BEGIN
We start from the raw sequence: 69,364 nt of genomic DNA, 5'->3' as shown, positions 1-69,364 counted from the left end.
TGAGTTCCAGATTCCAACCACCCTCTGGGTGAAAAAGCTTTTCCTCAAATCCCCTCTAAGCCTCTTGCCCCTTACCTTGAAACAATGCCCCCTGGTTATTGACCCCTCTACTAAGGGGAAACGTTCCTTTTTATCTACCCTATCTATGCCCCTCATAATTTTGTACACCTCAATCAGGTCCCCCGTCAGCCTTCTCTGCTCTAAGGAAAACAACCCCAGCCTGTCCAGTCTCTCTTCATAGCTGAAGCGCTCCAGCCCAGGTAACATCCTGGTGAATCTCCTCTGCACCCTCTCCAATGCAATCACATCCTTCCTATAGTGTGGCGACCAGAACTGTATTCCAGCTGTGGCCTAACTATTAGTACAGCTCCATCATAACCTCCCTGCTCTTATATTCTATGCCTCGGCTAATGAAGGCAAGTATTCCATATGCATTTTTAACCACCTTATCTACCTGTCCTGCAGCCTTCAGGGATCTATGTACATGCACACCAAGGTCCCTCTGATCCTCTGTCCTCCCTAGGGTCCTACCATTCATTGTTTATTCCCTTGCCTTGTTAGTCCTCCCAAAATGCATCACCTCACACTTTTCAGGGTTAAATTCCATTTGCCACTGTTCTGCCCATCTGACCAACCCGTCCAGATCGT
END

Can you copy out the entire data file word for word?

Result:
We start from the raw sequence: 69,364 nt of genomic DNA, 5'->3' as shown, positions 1-69,364 counted from the left end.
TGAGTTCCAGATTCCAACCACCCTCTGGGTGAAAAAGCTTTTCCTCAAATCCCCTCTAAGCCTCTTGCCCCTTACCTTGAAACAATGCCCCCTGGTTATTGACCCCTCTACTAAGGGGAAACGTTCCTTTTTATCTACCCTATCTATGCCCCTCATAATTTTGTACACCTCAATCAGGTCCCCCGTCAGCCTTCTCTGCTCTAAGGAAAACAACCCCAGCCTGTCCAGTCTCTCTTCATAGCTGAAGCGCTCCAGCCCAGGTAACATCCTGGTGAATCTCCTCTGCACCCTCTCCAATGCAATCACATCCTTCCTATAGTGTGGCGACCAGAACTGTATTCCAGCTGTGGCCTAACTATTAGTACAGCTCCATCATAACCTCCCTGCTCTTATATTCTATGCCTCGGCTAATGAAGGCAAGTATTCCATATGCATTTTTAACCACCTTATCTACCTGTCCTGCAGCCTTCAGGGATCTATGTACATGCACACCAAGGTCCCTCTGATCCTCTGTCCTCCCTAGGGTCCTACCATTCATTGTTTATTCCCTTGCCTTGTTAGTCCTCCCAAAATGCATCACCTCACACTTTTCAGGGTTAAATTCCATTTGCCACTGTTCTGCCCATCTGACCAACCCGTCCAGATCGT